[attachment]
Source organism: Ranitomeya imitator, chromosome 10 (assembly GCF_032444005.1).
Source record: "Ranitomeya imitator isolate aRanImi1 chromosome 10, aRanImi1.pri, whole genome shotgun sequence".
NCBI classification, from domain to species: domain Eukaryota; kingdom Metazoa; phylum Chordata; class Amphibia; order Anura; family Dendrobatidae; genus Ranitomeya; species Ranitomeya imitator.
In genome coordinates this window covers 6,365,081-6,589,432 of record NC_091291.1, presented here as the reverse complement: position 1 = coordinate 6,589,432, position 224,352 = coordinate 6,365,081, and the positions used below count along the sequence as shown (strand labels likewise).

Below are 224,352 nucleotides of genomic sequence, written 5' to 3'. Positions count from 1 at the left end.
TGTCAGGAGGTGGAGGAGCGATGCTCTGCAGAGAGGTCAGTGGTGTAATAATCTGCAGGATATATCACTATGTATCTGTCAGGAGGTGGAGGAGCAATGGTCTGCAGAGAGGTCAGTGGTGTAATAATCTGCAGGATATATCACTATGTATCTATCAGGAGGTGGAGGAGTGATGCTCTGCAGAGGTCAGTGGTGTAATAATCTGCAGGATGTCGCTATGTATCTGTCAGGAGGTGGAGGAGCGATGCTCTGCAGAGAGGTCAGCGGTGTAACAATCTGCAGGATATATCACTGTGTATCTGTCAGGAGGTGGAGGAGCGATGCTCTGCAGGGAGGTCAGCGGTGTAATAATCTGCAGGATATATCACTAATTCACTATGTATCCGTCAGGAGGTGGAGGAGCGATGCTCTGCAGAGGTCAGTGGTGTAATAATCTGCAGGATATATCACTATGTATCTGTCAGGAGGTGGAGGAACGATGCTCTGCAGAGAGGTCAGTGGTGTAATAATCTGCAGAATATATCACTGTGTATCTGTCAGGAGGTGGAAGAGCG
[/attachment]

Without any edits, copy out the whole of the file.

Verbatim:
Source organism: Ranitomeya imitator, chromosome 10 (assembly GCF_032444005.1).
Source record: "Ranitomeya imitator isolate aRanImi1 chromosome 10, aRanImi1.pri, whole genome shotgun sequence".
NCBI classification, from domain to species: domain Eukaryota; kingdom Metazoa; phylum Chordata; class Amphibia; order Anura; family Dendrobatidae; genus Ranitomeya; species Ranitomeya imitator.
In genome coordinates this window covers 6,365,081-6,589,432 of record NC_091291.1, presented here as the reverse complement: position 1 = coordinate 6,589,432, position 224,352 = coordinate 6,365,081, and the positions used below count along the sequence as shown (strand labels likewise).

Below are 224,352 nucleotides of genomic sequence, written 5' to 3'. Positions count from 1 at the left end.
TGTCAGGAGGTGGAGGAGCGATGCTCTGCAGAGAGGTCAGTGGTGTAATAATCTGCAGGATATATCACTATGTATCTGTCAGGAGGTGGAGGAGCAATGGTCTGCAGAGAGGTCAGTGGTGTAATAATCTGCAGGATATATCACTATGTATCTATCAGGAGGTGGAGGAGTGATGCTCTGCAGAGGTCAGTGGTGTAATAATCTGCAGGATGTCGCTATGTATCTGTCAGGAGGTGGAGGAGCGATGCTCTGCAGAGAGGTCAGCGGTGTAACAATCTGCAGGATATATCACTGTGTATCTGTCAGGAGGTGGAGGAGCGATGCTCTGCAGGGAGGTCAGCGGTGTAATAATCTGCAGGATATATCACTAATTCACTATGTATCCGTCAGGAGGTGGAGGAGCGATGCTCTGCAGAGGTCAGTGGTGTAATAATCTGCAGGATATATCACTATGTATCTGTCAGGAGGTGGAGGAACGATGCTCTGCAGAGAGGTCAGTGGTGTAATAATCTGCAGAATATATCACTGTGTATCTGTCAGGAGGTGGAAGAGCG